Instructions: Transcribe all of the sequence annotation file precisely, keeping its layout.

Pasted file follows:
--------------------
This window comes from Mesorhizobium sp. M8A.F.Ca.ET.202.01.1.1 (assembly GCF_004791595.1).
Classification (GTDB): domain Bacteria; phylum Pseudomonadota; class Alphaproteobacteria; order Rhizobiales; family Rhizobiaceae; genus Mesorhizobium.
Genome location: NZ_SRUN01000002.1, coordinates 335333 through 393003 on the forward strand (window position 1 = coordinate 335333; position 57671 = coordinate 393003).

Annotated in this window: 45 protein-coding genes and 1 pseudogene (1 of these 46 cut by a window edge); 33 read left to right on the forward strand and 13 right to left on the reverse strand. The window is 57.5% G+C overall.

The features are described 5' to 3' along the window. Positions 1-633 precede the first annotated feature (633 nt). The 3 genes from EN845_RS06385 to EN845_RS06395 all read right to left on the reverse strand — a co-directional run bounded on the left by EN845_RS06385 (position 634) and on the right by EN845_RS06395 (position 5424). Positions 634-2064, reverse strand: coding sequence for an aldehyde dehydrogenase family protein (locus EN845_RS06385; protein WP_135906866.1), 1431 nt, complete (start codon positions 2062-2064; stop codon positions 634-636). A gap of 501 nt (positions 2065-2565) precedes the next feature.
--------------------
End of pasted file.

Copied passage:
This window comes from Mesorhizobium sp. M8A.F.Ca.ET.202.01.1.1 (assembly GCF_004791595.1).
Classification (GTDB): domain Bacteria; phylum Pseudomonadota; class Alphaproteobacteria; order Rhizobiales; family Rhizobiaceae; genus Mesorhizobium.
Genome location: NZ_SRUN01000002.1, coordinates 335333 through 393003 on the forward strand (window position 1 = coordinate 335333; position 57671 = coordinate 393003).

Annotated in this window: 45 protein-coding genes and 1 pseudogene (1 of these 46 cut by a window edge); 33 read left to right on the forward strand and 13 right to left on the reverse strand. The window is 57.5% G+C overall.

The features are described 5' to 3' along the window. Positions 1-633 precede the first annotated feature (633 nt). The 3 genes from EN845_RS06385 to EN845_RS06395 all read right to left on the reverse strand — a co-directional run bounded on the left by EN845_RS06385 (position 634) and on the right by EN845_RS06395 (position 5424). Positions 634-2064, reverse strand: coding sequence for an aldehyde dehydrogenase family protein (locus EN845_RS06385; protein WP_135906866.1), 1431 nt, complete (start codon positions 2062-2064; stop codon positions 634-636). A gap of 501 nt (positions 2065-2565) precedes the next feature.